ELLINWOOD — Star of Hope schools in Haiti report that they are welcoming children back into class even with damage to the buildings.
Myrtha Dor, director of Star of Hope Haiti reports that Bois Negresse has been affected the most. Half of the metal roof is gone from the newly opened school building. Trees are down some taking the flimsy homes of the people. The farm fields have been washed out and the road is still cut by a failed bridge.
In Boyer, there is some road damage but the school and all the children are reported to be doing well. In Dano, the road is still out and the reports of loss of fields and livestock continue to come in to the office in Haiti. The debris and dirt caused by the water that flooded the school has been cleaned by the local people. Rigaud is reporting no problems.
In Hesse, the road is still impassable and reports from the school is that one of the buildings lost half of the metal roofing. Jeanton school is okay and the roads in to the community are damaged but passable. The Marigot project has been flooded twice in less than two months. The people are beginning the cleanup process.
All of the Star of Hope projects are functioning today. The children are excited to return to school, even if they will sit outside under a tarp. Repairs are being planned for the damaged buildings. A1.
Haitian agriculture suffered damage on the order of $104 million dollars because of tropical storm Sandy. As an initial response the Haitian government has declared a state of emergency. These areas face a famine according to Ady Jean Gardy, the Minister of Communication. Star of Hope has projects in the hardest hit areas.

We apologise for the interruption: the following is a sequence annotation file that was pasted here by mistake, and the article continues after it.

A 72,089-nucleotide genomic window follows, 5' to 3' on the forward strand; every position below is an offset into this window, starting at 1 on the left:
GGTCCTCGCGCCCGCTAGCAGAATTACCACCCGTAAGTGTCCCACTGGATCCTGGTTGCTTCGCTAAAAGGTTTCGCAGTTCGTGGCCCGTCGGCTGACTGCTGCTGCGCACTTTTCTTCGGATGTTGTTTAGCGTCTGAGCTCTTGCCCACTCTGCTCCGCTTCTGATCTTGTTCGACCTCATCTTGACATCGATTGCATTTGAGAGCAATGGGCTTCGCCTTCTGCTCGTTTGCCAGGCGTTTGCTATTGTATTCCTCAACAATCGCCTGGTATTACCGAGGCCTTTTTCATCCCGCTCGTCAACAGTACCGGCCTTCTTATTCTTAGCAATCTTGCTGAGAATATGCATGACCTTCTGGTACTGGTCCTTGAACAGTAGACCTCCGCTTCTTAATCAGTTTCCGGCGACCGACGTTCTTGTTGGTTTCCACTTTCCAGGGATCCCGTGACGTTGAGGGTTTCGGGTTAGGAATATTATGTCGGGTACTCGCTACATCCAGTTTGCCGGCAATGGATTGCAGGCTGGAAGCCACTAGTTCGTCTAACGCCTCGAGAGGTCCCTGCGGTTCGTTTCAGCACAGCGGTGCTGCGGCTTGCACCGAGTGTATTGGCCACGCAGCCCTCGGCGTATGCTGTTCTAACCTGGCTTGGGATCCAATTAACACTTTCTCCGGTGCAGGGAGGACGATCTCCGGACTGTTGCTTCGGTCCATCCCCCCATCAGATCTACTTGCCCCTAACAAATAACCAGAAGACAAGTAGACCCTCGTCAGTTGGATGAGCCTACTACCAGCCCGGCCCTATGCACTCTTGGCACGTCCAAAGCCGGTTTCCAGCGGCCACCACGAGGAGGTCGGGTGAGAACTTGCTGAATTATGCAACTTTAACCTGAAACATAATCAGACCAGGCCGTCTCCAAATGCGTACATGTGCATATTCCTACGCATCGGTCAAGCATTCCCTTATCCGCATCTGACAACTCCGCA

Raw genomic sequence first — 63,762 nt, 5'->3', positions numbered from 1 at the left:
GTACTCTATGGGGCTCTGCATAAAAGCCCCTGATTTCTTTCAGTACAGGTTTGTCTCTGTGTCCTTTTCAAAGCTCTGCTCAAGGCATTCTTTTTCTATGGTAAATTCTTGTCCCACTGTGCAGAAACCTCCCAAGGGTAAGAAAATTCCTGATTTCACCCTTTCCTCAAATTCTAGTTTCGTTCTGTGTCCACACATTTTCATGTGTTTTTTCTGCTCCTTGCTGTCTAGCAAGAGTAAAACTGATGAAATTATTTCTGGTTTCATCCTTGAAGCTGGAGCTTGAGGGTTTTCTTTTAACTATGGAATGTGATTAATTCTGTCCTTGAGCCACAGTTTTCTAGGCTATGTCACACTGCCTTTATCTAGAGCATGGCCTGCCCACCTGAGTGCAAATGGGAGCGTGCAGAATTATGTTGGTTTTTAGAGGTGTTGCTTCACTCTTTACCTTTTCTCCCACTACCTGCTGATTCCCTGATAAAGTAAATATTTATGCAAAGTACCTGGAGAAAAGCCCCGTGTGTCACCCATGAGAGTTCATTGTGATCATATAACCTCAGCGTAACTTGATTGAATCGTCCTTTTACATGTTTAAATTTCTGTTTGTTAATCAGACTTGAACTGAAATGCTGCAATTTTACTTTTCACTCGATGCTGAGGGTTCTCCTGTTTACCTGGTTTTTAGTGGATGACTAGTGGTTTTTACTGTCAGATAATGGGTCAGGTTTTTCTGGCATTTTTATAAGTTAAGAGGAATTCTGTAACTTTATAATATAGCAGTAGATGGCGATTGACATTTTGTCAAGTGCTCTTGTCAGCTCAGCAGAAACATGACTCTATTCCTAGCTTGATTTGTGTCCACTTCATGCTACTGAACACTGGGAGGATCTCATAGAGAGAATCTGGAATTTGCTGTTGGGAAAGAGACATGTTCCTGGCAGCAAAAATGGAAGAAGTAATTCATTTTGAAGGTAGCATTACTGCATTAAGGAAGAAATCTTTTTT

Haiti has multiple growing seasons each year. During the spring 2012 season, drought hit the areas causing an estimated $80 million dollar loss to the agricultural segment of the economy. The next crop was destroyed by Hurricane Isaac with an estimated $70 million dollar loss. Now, Sandy has destroyed the majority of the crops that should be ready for harvest in the coming weeks.
Price of basic food items has been increasing throughout the country and is
impacting the poorest and most vulnerable. The government has noted that the poorest have entered into a survival mode as noted by the increase in charcoal production, keeping children home from school and abandoning their small farms.
The planting for the spring growing season which should take place in March. As it stands right now, that planting is in doubt as the small farm families have no resources to buy seed or the simple hand tools needed to work the fields. Star of Hope has initially identified 2,100 families in their project communities that are especially at risk and in need of help to survive.
Star of Hope is a nonprofit organization located in Ellinwood, Kansas with projects across the world in seventeen countries.